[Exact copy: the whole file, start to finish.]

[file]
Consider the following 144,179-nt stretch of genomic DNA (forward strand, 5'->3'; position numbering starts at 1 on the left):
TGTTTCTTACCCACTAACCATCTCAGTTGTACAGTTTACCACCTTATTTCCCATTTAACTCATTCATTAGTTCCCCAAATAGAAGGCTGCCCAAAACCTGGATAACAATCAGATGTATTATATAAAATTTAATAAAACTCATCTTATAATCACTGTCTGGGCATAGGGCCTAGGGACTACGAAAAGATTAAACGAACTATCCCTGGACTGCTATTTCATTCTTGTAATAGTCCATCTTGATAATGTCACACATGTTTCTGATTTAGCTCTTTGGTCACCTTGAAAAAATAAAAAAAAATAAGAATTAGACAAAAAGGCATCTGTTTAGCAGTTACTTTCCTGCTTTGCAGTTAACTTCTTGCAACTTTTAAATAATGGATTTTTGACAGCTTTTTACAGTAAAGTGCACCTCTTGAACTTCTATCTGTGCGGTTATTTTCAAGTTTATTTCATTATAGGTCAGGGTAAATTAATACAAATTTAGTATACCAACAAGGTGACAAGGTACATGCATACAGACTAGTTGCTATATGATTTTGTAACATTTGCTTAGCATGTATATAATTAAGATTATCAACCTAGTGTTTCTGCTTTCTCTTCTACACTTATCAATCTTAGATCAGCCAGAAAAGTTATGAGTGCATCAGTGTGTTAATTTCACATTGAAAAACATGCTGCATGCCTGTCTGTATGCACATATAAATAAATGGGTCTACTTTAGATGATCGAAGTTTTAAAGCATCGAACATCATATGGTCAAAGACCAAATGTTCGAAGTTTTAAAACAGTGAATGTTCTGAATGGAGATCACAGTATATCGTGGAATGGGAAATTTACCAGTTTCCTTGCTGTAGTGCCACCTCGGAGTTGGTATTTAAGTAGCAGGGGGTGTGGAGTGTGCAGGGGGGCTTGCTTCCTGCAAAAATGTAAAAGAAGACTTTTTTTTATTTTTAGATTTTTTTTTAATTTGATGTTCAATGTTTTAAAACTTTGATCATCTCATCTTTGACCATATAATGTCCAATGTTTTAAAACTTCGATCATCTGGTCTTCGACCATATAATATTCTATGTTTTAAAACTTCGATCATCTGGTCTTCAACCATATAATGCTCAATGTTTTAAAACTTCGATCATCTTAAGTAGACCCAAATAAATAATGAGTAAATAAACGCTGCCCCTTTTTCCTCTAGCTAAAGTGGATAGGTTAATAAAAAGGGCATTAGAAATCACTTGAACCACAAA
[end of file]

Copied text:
Consider the following 144,179-nt stretch of genomic DNA (forward strand, 5'->3'; position numbering starts at 1 on the left):
TGTTTCTTACCCACTAACCATCTCAGTTGTACAGTTTACCACCTTATTTCCCATTTAACTCATTCATTAGTTCCCCAAATAGAAGGCTGCCCAAAACCTGGATAACAATCAGATGTATTATATAAAATTTAATAAAACTCATCTTATAATCACTGTCTGGGCATAGGGCCTAGGGACTACGAAAAGATTAAACGAACTATCCCTGGACTGCTATTTCATTCTTGTAATAGTCCATCTTGATAATGTCACACATGTTTCTGATTTAGCTCTTTGGTCACCTTGAAAAAATAAAAAAAAATAAGAATTAGACAAAAAGGCATCTGTTTAGCAGTTACTTTCCTGCTTTGCAGTTAACTTCTTGCAACTTTTAAATAATGGATTTTTGACAGCTTTTTACAGTAAAGTGCACCTCTTGAACTTCTATCTGTGCGGTTATTTTCAAGTTTATTTCATTATAGGTCAGGGTAAATTAATACAAATTTAGTATACCAACAAGGTGACAAGGTACATGCATACAGACTAGTTGCTATATGATTTTGTAACATTTGCTTAGCATGTATATAATTAAGATTATCAACCTAGTGTTTCTGCTTTCTCTTCTACACTTATCAATCTTAGATCAGCCAGAAAAGTTATGAGTGCATCAGTGTGTTAATTTCACATTGAAAAACATGCTGCATGCCTGTCTGTATGCACATATAAATAAATGGGTCTACTTTAGATGATCGAAGTTTTAAAGCATCGAACATCATATGGTCAAAGACCAAATGTTCGAAGTTTTAAAACAGTGAATGTTCTGAATGGAGATCACAGTATATCGTGGAATGGGAAATTTACCAGTTTCCTTGCTGTAGTGCCACCTCGGAGTTGGTATTTAAGTAGCAGGGGGTGTGGAGTGTGCAGGGGGGCTTGCTTCCTGCAAAAATGTAAAAGAAGACTTTTTTTTATTTTTAGATTTTTTTTTAATTTGATGTTCAATGTTTTAAAACTTTGATCATCTCATCTTTGACCATATAATGTCCAATGTTTTAAAACTTCGATCATCTGGTCTTCGACCATATAATATTCTATGTTTTAAAACTTCGATCATCTGGTCTTCAACCATATAATGCTCAATGTTTTAAAACTTCGATCATCTTAAGTAGACCCAAATAAATAATGAGTAAATAAACGCTGCCCCTTTTTCCTCTAGCTAAAGTGGATAGGTTAATAAAAAGGGCATTAGAAATCACTTGAACCACAAA